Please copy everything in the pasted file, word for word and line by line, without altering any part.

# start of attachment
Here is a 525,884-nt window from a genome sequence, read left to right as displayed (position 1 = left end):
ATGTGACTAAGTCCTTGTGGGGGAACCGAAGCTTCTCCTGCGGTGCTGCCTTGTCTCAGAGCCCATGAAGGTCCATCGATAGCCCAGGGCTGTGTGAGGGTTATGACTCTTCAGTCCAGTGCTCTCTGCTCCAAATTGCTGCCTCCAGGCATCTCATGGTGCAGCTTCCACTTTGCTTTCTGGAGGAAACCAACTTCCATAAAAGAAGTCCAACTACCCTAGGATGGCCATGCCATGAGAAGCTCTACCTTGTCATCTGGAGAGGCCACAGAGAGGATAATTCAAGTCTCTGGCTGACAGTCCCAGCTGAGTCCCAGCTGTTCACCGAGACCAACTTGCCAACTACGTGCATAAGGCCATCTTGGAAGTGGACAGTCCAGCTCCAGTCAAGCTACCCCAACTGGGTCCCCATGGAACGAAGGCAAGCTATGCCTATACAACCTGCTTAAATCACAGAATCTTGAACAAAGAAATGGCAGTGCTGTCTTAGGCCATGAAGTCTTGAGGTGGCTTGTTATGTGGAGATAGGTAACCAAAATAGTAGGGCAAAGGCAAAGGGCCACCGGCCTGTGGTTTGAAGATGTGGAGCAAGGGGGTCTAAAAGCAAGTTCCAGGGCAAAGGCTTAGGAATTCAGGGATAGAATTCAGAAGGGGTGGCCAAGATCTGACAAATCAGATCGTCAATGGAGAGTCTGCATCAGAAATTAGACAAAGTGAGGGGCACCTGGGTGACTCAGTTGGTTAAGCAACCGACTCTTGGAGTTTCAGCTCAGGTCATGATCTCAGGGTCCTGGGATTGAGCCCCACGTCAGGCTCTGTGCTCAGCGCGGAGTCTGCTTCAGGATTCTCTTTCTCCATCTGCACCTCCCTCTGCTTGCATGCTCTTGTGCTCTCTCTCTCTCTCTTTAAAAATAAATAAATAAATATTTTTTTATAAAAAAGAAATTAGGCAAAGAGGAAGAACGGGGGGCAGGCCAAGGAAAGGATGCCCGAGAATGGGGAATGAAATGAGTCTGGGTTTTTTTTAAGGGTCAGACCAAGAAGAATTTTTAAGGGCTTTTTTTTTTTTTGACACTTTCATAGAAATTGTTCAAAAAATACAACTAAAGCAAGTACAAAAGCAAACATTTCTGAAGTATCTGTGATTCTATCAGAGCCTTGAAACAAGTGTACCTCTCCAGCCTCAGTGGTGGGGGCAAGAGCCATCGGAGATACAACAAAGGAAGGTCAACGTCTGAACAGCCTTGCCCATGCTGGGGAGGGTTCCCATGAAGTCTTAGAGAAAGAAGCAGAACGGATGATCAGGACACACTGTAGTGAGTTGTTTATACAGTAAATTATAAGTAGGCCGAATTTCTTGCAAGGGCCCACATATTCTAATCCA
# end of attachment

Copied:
Here is a 525,884-nt window from a genome sequence, read left to right as displayed (position 1 = left end):
ATGTGACTAAGTCCTTGTGGGGGAACCGAAGCTTCTCCTGCGGTGCTGCCTTGTCTCAGAGCCCATGAAGGTCCATCGATAGCCCAGGGCTGTGTGAGGGTTATGACTCTTCAGTCCAGTGCTCTCTGCTCCAAATTGCTGCCTCCAGGCATCTCATGGTGCAGCTTCCACTTTGCTTTCTGGAGGAAACCAACTTCCATAAAAGAAGTCCAACTACCCTAGGATGGCCATGCCATGAGAAGCTCTACCTTGTCATCTGGAGAGGCCACAGAGAGGATAATTCAAGTCTCTGGCTGACAGTCCCAGCTGAGTCCCAGCTGTTCACCGAGACCAACTTGCCAACTACGTGCATAAGGCCATCTTGGAAGTGGACAGTCCAGCTCCAGTCAAGCTACCCCAACTGGGTCCCCATGGAACGAAGGCAAGCTATGCCTATACAACCTGCTTAAATCACAGAATCTTGAACAAAGAAATGGCAGTGCTGTCTTAGGCCATGAAGTCTTGAGGTGGCTTGTTATGTGGAGATAGGTAACCAAAATAGTAGGGCAAAGGCAAAGGGCCACCGGCCTGTGGTTTGAAGATGTGGAGCAAGGGGGTCTAAAAGCAAGTTCCAGGGCAAAGGCTTAGGAATTCAGGGATAGAATTCAGAAGGGGTGGCCAAGATCTGACAAATCAGATCGTCAATGGAGAGTCTGCATCAGAAATTAGACAAAGTGAGGGGCACCTGGGTGACTCAGTTGGTTAAGCAACCGACTCTTGGAGTTTCAGCTCAGGTCATGATCTCAGGGTCCTGGGATTGAGCCCCACGTCAGGCTCTGTGCTCAGCGCGGAGTCTGCTTCAGGATTCTCTTTCTCCATCTGCACCTCCCTCTGCTTGCATGCTCTTGTGCTCTCTCTCTCTCTCTTTAAAAATAAATAAATAAATATTTTTTTATAAAAAAGAAATTAGGCAAAGAGGAAGAACGGGGGGCAGGCCAAGGAAAGGATGCCCGAGAATGGGGAATGAAATGAGTCTGGGTTTTTTTTAAGGGTCAGACCAAGAAGAATTTTTAAGGGCTTTTTTTTTTTTTGACACTTTCATAGAAATTGTTCAAAAAATACAACTAAAGCAAGTACAAAAGCAAACATTTCTGAAGTATCTGTGATTCTATCAGAGCCTTGAAACAAGTGTACCTCTCCAGCCTCAGTGGTGGGGGCAAGAGCCATCGGAGATACAACAAAGGAAGGTCAACGTCTGAACAGCCTTGCCCATGCTGGGGAGGGTTCCCATGAAGTCTTAGAGAAAGAAGCAGAACGGATGATCAGGACACACTGTAGTGAGTTGTTTATACAGTAAATTATAAGTAGGCCGAATTTCTTGCAAGGGCCCACATATTCTAATCCA